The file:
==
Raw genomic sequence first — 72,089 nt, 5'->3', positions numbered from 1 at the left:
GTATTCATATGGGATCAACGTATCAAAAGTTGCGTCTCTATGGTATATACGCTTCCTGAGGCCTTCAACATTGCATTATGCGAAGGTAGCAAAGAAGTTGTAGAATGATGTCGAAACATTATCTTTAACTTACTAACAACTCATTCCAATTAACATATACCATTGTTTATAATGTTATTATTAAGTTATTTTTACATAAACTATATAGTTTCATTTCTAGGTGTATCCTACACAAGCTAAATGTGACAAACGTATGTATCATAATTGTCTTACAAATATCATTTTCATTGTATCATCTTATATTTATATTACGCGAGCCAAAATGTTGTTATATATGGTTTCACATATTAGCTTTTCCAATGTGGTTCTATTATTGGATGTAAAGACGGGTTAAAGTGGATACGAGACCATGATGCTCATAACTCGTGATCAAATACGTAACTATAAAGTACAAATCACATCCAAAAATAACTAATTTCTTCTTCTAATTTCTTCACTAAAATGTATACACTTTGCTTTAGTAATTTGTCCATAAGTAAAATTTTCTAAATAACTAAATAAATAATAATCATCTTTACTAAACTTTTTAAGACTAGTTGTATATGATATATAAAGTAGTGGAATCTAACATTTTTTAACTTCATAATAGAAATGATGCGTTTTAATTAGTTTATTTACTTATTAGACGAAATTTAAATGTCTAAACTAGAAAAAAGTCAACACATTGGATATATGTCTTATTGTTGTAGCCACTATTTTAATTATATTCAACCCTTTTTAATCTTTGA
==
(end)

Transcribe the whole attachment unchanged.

Raw genomic sequence first — 72,089 nt, 5'->3', positions numbered from 1 at the left:
GTATTCATATGGGATCAACGTATCAAAAGTTGCGTCTCTATGGTATATACGCTTCCTGAGGCCTTCAACATTGCATTATGCGAAGGTAGCAAAGAAGTTGTAGAATGATGTCGAAACATTATCTTTAACTTACTAACAACTCATTCCAATTAACATATACCATTGTTTATAATGTTATTATTAAGTTATTTTTACATAAACTATATAGTTTCATTTCTAGGTGTATCCTACACAAGCTAAATGTGACAAACGTATGTATCATAATTGTCTTACAAATATCATTTTCATTGTATCATCTTATATTTATATTACGCGAGCCAAAATGTTGTTATATATGGTTTCACATATTAGCTTTTCCAATGTGGTTCTATTATTGGATGTAAAGACGGGTTAAAGTGGATACGAGACCATGATGCTCATAACTCGTGATCAAATACGTAACTATAAAGTACAAATCACATCCAAAAATAACTAATTTCTTCTTCTAATTTCTTCACTAAAATGTATACACTTTGCTTTAGTAATTTGTCCATAAGTAAAATTTTCTAAATAACTAAATAAATAATAATCATCTTTACTAAACTTTTTAAGACTAGTTGTATATGATATATAAAGTAGTGGAATCTAACATTTTTTAACTTCATAATAGAAATGATGCGTTTTAATTAGTTTATTTACTTATTAGACGAAATTTAAATGTCTAAACTAGAAAAAAGTCAACACATTGGATATATGTCTTATTGTTGTAGCCACTATTTTAATTATATTCAACCCTTTTTAATCTTTGA